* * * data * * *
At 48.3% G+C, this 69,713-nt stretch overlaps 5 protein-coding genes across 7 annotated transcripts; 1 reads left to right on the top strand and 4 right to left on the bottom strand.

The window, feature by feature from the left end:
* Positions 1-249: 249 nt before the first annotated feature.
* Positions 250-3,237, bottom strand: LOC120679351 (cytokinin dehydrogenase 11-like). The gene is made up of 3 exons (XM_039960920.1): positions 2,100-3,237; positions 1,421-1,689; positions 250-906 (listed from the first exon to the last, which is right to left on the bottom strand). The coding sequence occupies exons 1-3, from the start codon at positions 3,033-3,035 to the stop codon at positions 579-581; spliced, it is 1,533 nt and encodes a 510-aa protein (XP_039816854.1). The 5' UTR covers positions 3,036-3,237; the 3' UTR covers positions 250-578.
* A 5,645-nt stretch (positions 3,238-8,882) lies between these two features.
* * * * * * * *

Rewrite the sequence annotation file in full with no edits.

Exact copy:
At 48.3% G+C, this 69,713-nt stretch overlaps 5 protein-coding genes across 7 annotated transcripts; 1 reads left to right on the top strand and 4 right to left on the bottom strand.

The window, feature by feature from the left end:
* Positions 1-249: 249 nt before the first annotated feature.
* Positions 250-3,237, bottom strand: LOC120679351 (cytokinin dehydrogenase 11-like). The gene is made up of 3 exons (XM_039960920.1): positions 2,100-3,237; positions 1,421-1,689; positions 250-906 (listed from the first exon to the last, which is right to left on the bottom strand). The coding sequence occupies exons 1-3, from the start codon at positions 3,033-3,035 to the stop codon at positions 579-581; spliced, it is 1,533 nt and encodes a 510-aa protein (XP_039816854.1). The 5' UTR covers positions 3,036-3,237; the 3' UTR covers positions 250-578.
* A 5,645-nt stretch (positions 3,238-8,882) lies between these two features.